Think literal. Start with, “Is she sitting, lying down, or standing?” Don’t start with, “I envision her being seductive on the bed.” What does that even mean? If you do not have concrete details in your head, you will struggle to direct your client or bring the image together. Other items to consider: Is this a portrait of her whole self, or are you highlighting a specific body part? Consider how lighting will interact with the pose. Is the light skimming across her body to show musculature or contour? Or is the light flooding through the image to hide surface texture like cellulite or wrinkles? Once you have your general concept ready, you can work through refining the pose by using the tweaks below.

Tip 2. Legs – Elongate

Many boudoir images can be quickly improved by some quick tweaks to elongate the legs. By keeping legs elongated, we are maintaining proper leg-to-torso proportions, which helps prevent the client from looking squatty. To elongate the legs, first make sure the legs are not overly bent, shortening the distance between the feet and the torso. However, we don’t want straight legs either. The old adage of “If it bends, bend it” still applies.

Once you find the sweet spot of “not too bent, not too straight” for the legs, your next step will be to point the toes. Pointing the toes adds an additional six inches or so of length to the leg. It also engages the calf muscles, which help create a more shapely leg. Finally, the toe point creates more energy to the pose so that it does not feel flat and lifeless.

Tip 3. Hands – Give Them a Task

In most poses, the pose will look the most natural if the hands are given a task to do. Keep it simple. Run her fingers through her hair. Trail her hands over a body part—leg, bust, neck. Tug on a bra strap. Push the underwear down. Hand on hip. Fingermouthing (yes, this is a real term). As with all portraiture, mind your basic rules: wrist bent, fingers relaxed, no doll hands, no claws.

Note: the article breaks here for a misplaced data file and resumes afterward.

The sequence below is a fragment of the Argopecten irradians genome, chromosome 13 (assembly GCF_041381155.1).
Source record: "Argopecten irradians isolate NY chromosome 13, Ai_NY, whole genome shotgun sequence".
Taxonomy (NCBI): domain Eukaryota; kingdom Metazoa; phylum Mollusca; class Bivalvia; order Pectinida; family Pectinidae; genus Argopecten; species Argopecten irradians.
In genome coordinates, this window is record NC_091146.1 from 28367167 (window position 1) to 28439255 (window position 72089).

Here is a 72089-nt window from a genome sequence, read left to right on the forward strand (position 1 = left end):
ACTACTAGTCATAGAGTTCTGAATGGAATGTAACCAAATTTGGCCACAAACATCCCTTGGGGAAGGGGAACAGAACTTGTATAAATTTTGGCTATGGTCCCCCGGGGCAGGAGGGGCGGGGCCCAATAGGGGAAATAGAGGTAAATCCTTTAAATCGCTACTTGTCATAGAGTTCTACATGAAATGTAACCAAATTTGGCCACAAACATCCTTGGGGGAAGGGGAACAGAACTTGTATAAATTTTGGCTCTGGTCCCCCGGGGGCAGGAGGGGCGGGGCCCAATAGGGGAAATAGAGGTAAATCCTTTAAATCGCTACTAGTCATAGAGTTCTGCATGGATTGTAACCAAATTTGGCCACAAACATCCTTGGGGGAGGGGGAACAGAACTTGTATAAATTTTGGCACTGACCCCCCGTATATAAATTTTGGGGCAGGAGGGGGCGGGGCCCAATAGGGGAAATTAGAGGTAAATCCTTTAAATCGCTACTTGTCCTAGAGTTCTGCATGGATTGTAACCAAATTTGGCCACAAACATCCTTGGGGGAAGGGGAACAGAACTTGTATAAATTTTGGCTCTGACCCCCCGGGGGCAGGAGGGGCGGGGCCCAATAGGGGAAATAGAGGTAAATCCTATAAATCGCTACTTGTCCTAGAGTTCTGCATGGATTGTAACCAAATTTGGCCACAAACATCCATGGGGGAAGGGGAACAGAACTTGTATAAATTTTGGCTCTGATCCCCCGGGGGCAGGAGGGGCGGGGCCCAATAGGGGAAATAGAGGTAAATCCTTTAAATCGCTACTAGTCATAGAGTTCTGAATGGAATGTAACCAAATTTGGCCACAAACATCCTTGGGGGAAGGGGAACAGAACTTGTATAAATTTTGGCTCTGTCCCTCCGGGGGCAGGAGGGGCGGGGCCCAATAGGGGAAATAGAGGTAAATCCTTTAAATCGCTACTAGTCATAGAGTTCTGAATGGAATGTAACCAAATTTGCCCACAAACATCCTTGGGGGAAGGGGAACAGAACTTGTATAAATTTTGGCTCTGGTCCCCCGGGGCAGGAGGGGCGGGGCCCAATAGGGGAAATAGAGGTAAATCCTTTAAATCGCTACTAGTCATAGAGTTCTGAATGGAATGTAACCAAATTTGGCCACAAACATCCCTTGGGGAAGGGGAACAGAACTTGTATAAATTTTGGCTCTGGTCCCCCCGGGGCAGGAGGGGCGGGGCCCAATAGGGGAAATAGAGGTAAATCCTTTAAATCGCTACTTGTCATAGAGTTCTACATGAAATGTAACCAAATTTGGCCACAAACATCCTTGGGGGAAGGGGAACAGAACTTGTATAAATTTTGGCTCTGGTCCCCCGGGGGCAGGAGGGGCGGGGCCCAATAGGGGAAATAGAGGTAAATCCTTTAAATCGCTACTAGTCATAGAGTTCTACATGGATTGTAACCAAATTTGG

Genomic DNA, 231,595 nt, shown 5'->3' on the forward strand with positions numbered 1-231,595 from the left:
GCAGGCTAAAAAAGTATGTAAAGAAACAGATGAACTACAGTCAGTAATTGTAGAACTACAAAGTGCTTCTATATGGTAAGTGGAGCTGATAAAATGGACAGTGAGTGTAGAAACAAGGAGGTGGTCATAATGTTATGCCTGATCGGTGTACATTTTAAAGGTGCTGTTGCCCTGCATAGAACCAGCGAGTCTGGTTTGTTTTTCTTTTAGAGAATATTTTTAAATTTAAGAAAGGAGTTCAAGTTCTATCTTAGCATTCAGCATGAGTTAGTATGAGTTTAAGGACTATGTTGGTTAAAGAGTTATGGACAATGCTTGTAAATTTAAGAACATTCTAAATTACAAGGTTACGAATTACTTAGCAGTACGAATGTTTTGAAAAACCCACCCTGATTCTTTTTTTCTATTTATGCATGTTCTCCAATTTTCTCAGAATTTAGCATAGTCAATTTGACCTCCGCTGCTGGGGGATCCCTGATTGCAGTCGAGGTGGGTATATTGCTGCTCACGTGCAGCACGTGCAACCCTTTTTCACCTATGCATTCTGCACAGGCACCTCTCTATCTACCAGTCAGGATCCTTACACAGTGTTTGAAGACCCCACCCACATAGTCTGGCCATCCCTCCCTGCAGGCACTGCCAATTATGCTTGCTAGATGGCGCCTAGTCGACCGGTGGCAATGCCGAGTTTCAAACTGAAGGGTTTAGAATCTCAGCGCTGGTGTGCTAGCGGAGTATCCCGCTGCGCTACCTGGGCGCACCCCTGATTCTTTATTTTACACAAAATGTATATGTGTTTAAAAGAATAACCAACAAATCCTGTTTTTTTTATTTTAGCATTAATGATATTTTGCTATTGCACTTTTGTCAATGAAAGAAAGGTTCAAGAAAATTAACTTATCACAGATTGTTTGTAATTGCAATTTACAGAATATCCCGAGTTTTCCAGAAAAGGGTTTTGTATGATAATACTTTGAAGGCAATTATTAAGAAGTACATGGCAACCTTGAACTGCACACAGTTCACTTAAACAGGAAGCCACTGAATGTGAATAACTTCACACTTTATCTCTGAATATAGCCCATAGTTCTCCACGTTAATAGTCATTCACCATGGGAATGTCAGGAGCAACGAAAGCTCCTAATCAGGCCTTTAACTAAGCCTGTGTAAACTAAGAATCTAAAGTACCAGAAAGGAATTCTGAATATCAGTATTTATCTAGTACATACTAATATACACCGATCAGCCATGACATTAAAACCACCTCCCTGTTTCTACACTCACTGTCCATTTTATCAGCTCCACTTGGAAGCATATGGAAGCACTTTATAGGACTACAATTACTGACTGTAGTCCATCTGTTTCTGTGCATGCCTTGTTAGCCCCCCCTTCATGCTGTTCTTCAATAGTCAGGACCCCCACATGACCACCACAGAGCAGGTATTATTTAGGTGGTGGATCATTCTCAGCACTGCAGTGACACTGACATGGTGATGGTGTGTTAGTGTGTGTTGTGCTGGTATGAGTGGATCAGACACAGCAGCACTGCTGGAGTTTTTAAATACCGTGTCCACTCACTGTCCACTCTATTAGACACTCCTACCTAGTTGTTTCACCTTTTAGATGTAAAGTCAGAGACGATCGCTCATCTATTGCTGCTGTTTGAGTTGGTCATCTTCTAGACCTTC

Tip 4. Back – Arch That Back

With very few exceptions, nearly every boudoir pose involves arching the back to create a pleasing curve through the torso. Arching the back is the quintessential tweak that brings a pose to life. This exaggeration of posture changes a pose from flat and static to dynamic.

A proper arch helps create the illusion of an hourglass figure. Arching lifts and enhances the bustline, tightens the waist, and pushes the hips back. Pushing the hips back creates a better curve on the outside of the hip and makes the booty rounder and fuller. The same pose without arching the back creates a silhouette that is boxes and shapeless, and the image itself will often lack vibrancy and life.

Back arching is not just for standing or upright poses—my clients are instructed on various ways to arch, whether they are standing, sitting, kneeling, lying on their back, or lying on their stomach.

Tip 5. Head – Elongate the Neck

My first consideration for head placement always involves lighting. Short light is my favorite facial lighting, which means I am almost always directing my client’s face toward the light. Beyond that, I am looking for ways to elongate the neck and slim the jawline. Coach your client to jut her chin forward to lengthen and define. I also make sure that when she arches her back, she doesn’t shrug her shoulders up. The shoulders are pushed back down to keep the neck long.